US President Barack Obama has said his country is helping those looking for freedom in Libya, "stopped [Muammar] Gaddafi's deadly advance" and would continue to seek resignation of the Libyan leader.
"For more than four decades, the Libyan people have been ruled by a tyrant - Muammar Gaddafi. He has denied his people freedom, exploited their wealth, murdered opponents at home and abroad, and terrorised innocent people around the world - including Americans who were killed by Libyan agents," Obama said in a nationally televised address Monday.
He said the US could not stand aside and watch pro-Gaddafi's forces attack Benghazi, a city with a population of some 700,000 people, knowing that it would result in a "massacre".
"We struck regime forces approaching Benghazi to save that city and the people within it. We hit Gaddafi's troops in neighbouring Ajdabiya, allowing the opposition to drive them out. We hit his air defences, which paved the way for a No Fly Zone. We targeted tanks and military assets that had been choking off towns and cities and we cut off much of their source of supply," he said.
Obama added that the US would continue to "deny the regime arms, cut off its supply of cash, assist the opposition, and work with other nations to hasten the day when Gaddafi leaves power."
The US president reminded that NATO decided to take the additional responsibility of "protecting Libyan citizens" and said that the "transfer from the United States to NATO will take place Wednesday".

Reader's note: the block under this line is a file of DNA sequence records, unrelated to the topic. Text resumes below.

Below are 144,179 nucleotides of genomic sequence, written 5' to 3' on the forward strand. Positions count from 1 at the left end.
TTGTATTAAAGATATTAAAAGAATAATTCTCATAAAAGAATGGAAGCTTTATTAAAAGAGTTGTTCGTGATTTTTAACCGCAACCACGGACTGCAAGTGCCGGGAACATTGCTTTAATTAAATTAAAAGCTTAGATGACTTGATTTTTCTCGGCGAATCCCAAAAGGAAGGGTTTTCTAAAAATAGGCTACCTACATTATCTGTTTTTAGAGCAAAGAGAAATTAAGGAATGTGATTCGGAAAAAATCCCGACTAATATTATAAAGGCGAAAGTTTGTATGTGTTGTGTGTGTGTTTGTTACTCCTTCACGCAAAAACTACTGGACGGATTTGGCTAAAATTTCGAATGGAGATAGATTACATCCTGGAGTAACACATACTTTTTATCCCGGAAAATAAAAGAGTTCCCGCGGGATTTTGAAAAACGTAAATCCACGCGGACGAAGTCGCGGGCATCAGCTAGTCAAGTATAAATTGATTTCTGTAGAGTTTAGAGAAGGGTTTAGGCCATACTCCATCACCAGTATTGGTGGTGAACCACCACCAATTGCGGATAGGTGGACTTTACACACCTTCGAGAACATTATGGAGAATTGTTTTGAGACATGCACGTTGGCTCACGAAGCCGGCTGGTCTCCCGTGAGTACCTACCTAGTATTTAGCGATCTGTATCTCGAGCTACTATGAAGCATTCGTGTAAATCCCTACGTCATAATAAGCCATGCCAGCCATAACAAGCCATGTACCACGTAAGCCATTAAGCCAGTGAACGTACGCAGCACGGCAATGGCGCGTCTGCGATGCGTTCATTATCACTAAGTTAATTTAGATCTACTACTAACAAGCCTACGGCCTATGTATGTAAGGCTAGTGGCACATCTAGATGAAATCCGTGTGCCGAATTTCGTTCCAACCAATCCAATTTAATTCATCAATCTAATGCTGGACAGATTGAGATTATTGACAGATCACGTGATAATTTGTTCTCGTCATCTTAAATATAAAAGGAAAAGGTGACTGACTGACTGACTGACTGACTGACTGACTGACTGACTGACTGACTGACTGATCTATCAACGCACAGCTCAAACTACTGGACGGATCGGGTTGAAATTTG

On Sunday, NATO began taking command of all aerial operations in Libya from the US-led force. The transfer of authority will take up to three days.
The UN Security Council resolution adopted March 17 imposed a no-fly zone over Libya and measures to protect civilians from Gaddafi's forces.
Obama said that Libya's recovery after the period of more than 40 years of Gaddafi's tyranny will be the task of the international community and the people of Libya.
"The transition to a legitimate government that is responsive to the Libyan people will be a difficult task. And while the United States will do our part to help, it will be a task for the international community, and - more importantly - a task for the Libyan people themselves," he said.
Western-led military strikes against Libyan leader Muammar Gaddafi, whose forces have been attacking rebels in the east of the North African country since mid-February, began March 19.
The rebel army, which has been fighting pro-Gaddafi forces since mid-February, has made rapid advancements into the west of Libya since the coalition mission began. Insurgents have also approached the key Gaddafi stronghold of Sirte.